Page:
Plenty of Foods Have Protein, But These Foods Are ‘Complete Proteins’

Here’s what it means to eat a complete (or an incomplete) protein, according to a registered dietitian.

Protein is all the rage these days, and lately the message seems to be that we’re still not getting enough. This key macronutrient, found in a variety of foods, provides lasting energy, fuel for tissue growth and repair, and the means for hormone and enzyme creation in our bodies (among other amazing benefits). The high-protein trend has been with us for nearly a decade and doesn’t seem to be going anywhere.

But as proper protein consumption continues to rise as a nutrition priority, so too does plant-based eating. And with the increased interest in plant-focused diets, like veganism, vegetarianism, flexitarianism, comes a renewed focus on protein—a nutrient primarily available in animal meat and products. How can you up your plant intake without spoiling your required protein intake? Are you getting enough protein every day? What even is enough protein—and what high-protein foods can help you get there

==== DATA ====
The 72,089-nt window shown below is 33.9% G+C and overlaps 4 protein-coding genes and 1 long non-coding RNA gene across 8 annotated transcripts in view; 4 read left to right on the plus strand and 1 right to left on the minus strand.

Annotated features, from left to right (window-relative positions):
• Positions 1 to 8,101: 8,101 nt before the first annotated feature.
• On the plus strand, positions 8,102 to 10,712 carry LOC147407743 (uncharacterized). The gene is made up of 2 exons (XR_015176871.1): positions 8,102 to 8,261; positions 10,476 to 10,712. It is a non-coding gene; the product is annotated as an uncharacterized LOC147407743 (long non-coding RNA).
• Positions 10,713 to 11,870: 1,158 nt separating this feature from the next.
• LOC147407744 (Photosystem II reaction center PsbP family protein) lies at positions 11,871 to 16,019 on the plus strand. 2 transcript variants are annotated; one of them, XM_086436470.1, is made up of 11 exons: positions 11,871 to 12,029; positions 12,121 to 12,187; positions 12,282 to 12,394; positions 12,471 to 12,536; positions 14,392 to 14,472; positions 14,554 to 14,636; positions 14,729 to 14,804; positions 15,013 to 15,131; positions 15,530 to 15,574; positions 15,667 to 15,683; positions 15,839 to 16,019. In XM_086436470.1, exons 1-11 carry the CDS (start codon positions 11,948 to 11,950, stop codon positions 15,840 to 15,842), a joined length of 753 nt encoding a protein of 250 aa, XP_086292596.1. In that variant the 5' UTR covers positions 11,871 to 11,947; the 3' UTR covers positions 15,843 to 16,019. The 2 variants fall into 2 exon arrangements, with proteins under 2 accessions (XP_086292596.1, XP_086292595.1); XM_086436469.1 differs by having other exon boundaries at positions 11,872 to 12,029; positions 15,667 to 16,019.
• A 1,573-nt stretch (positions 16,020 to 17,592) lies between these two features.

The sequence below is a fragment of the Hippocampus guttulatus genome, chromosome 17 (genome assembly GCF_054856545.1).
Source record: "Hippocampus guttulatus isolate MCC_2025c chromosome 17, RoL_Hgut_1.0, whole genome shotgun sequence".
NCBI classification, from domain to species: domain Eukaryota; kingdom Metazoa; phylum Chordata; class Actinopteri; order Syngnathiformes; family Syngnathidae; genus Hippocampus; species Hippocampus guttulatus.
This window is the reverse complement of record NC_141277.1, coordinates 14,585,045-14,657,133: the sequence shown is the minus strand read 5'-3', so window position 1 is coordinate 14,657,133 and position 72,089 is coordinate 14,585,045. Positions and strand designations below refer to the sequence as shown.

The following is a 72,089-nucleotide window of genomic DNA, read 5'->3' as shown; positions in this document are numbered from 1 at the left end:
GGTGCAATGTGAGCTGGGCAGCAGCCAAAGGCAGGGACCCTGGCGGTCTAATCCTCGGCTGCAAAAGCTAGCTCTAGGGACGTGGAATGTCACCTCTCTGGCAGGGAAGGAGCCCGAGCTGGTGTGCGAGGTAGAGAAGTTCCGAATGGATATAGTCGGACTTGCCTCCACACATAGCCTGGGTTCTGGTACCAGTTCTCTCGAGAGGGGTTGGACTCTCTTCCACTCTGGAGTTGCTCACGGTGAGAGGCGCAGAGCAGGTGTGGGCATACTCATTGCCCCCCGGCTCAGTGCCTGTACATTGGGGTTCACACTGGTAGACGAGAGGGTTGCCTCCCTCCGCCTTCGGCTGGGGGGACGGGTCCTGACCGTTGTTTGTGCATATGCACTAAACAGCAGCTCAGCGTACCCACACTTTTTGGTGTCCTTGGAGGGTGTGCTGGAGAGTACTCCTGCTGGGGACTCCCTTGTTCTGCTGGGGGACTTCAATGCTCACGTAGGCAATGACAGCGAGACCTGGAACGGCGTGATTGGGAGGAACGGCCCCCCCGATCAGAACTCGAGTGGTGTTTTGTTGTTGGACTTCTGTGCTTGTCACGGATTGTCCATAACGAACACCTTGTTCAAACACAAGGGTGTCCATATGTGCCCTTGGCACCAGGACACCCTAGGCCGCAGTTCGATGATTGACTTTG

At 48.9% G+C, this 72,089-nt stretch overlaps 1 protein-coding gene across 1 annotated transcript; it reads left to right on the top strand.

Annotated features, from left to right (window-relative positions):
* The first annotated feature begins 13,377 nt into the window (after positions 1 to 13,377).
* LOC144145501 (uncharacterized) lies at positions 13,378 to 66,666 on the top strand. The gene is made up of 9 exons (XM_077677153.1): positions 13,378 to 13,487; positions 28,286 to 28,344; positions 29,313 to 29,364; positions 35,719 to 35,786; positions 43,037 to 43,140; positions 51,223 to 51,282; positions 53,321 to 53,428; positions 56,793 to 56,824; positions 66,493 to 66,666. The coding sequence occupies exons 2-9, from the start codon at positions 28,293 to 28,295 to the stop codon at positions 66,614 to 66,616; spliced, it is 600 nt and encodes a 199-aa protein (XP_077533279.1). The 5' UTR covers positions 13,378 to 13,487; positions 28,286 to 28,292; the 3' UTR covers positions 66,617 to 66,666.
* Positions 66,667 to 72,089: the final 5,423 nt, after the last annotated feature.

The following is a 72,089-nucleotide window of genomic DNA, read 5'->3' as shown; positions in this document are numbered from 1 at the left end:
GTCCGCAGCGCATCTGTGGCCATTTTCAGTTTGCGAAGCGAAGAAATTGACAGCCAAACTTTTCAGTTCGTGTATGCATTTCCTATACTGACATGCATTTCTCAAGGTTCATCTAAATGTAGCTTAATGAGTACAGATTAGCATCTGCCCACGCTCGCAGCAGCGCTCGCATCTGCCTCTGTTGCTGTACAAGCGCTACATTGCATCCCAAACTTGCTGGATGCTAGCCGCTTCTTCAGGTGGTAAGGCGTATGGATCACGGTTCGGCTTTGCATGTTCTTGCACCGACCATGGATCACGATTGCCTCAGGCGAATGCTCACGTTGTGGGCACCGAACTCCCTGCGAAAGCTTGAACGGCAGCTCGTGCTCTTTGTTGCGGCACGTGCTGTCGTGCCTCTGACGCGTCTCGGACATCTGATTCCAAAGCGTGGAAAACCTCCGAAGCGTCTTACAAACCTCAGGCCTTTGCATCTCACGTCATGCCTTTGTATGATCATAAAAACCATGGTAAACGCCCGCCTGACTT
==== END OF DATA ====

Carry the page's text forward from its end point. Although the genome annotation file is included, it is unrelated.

That’s where the topic of complete protein comes in. While there are many healthy food sources of protein, only some of them are considered complete proteins. Here’s exactly what that means, why it matters, and how to mix and match “incomplete proteins” to get all the nutrients you need.

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Most Americans Get More Than Enough Protein

The average person needs about 0.8 grams of protein per kilogram of body weight, though some folks may need more depending on specific circumstances (consult your local dietitian for these specifics). Generally, though, Americans are actually eating at least double their needs on average, so protein overloading really isn't necessary. Plus, while the exact number is up for debate, we can only absorb somewhere between 25 and 40 grams of protein at one sitting, further illustrating the importance of consuming the right balance: not too much and not too little.